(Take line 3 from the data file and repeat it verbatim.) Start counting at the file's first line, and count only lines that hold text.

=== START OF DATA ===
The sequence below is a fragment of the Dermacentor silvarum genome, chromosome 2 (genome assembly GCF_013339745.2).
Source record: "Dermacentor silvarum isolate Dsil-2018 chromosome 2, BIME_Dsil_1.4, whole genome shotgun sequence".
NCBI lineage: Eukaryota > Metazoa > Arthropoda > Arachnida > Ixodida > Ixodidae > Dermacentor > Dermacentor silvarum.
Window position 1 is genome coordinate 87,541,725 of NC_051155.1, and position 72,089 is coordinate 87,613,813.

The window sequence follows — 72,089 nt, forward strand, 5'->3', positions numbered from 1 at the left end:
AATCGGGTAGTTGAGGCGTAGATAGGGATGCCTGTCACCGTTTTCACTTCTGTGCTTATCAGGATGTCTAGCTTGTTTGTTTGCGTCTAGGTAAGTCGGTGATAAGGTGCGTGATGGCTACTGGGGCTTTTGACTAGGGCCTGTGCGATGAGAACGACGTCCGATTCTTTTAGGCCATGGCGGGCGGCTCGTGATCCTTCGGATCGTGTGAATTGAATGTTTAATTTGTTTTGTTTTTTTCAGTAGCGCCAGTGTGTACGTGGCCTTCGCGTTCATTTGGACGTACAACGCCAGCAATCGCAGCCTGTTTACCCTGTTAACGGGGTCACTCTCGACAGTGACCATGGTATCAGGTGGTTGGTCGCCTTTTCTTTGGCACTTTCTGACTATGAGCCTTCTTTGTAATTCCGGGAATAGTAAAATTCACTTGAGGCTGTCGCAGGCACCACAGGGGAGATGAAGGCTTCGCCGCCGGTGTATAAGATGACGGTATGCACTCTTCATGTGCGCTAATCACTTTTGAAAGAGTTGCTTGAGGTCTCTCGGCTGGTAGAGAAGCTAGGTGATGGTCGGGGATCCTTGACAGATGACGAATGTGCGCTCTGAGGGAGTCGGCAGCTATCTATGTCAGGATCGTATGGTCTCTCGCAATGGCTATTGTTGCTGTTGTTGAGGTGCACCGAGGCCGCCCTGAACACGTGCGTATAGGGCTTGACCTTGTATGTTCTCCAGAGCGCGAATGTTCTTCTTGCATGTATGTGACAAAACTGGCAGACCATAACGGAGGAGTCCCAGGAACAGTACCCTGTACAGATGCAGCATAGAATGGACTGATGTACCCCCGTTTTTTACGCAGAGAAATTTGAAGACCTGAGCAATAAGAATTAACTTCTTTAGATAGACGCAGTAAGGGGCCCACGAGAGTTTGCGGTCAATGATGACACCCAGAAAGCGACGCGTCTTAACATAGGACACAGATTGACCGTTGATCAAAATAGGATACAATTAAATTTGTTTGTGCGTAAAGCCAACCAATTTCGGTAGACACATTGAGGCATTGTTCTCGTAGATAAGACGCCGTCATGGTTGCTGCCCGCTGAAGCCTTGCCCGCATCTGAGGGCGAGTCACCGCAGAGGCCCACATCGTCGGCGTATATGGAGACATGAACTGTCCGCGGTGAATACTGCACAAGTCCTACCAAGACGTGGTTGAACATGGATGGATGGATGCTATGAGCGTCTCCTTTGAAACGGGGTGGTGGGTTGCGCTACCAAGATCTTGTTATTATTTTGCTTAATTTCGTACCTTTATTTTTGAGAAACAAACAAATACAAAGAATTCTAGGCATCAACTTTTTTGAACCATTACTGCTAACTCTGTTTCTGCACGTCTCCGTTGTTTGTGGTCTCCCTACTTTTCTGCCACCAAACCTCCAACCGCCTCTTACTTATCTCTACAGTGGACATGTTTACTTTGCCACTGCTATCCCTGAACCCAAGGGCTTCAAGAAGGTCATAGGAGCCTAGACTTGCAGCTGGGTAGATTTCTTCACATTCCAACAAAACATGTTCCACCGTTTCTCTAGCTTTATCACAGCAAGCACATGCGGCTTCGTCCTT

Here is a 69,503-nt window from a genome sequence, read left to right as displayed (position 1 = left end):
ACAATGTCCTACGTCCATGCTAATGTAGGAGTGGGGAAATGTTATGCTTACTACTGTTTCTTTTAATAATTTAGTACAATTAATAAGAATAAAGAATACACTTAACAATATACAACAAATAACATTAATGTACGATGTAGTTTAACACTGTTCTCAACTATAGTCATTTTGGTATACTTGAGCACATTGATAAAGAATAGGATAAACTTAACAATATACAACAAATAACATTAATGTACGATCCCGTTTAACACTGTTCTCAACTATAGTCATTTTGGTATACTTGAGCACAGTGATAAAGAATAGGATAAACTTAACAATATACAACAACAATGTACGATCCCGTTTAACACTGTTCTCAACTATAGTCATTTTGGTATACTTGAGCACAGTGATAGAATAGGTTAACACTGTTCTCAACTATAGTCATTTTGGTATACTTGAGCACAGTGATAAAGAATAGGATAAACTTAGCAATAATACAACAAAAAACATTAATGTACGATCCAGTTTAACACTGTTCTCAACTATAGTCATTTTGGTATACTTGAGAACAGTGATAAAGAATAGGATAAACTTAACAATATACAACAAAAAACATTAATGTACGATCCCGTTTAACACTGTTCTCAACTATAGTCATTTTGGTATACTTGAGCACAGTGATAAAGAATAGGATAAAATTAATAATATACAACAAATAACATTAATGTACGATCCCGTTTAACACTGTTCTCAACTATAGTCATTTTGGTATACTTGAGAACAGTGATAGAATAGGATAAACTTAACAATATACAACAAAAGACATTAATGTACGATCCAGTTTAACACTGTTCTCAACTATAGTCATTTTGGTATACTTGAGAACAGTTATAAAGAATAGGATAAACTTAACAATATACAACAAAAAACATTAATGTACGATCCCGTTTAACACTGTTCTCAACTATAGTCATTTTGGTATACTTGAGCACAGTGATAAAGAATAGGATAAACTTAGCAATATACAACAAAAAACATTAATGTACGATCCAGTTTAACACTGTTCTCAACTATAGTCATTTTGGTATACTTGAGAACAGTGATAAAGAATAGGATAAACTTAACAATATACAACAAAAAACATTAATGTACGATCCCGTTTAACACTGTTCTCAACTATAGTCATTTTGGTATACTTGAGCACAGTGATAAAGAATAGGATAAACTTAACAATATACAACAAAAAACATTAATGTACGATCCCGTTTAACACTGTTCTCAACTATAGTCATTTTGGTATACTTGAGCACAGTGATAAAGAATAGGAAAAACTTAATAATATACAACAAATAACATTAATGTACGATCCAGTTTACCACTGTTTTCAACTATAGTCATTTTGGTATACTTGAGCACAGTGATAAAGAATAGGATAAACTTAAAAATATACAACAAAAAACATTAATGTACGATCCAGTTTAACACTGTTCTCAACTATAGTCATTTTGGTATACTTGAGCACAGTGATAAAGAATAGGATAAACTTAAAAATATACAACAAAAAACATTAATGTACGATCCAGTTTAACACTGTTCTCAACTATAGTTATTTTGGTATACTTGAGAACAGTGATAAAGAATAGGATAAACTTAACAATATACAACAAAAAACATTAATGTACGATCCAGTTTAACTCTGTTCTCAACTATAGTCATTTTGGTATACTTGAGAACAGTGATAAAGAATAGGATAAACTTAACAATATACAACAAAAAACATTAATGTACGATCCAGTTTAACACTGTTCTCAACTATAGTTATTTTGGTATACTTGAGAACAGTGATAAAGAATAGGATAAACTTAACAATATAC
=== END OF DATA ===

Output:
NCBI lineage: Eukaryota > Metazoa > Arthropoda > Arachnida > Ixodida > Ixodidae > Dermacentor > Dermacentor silvarum.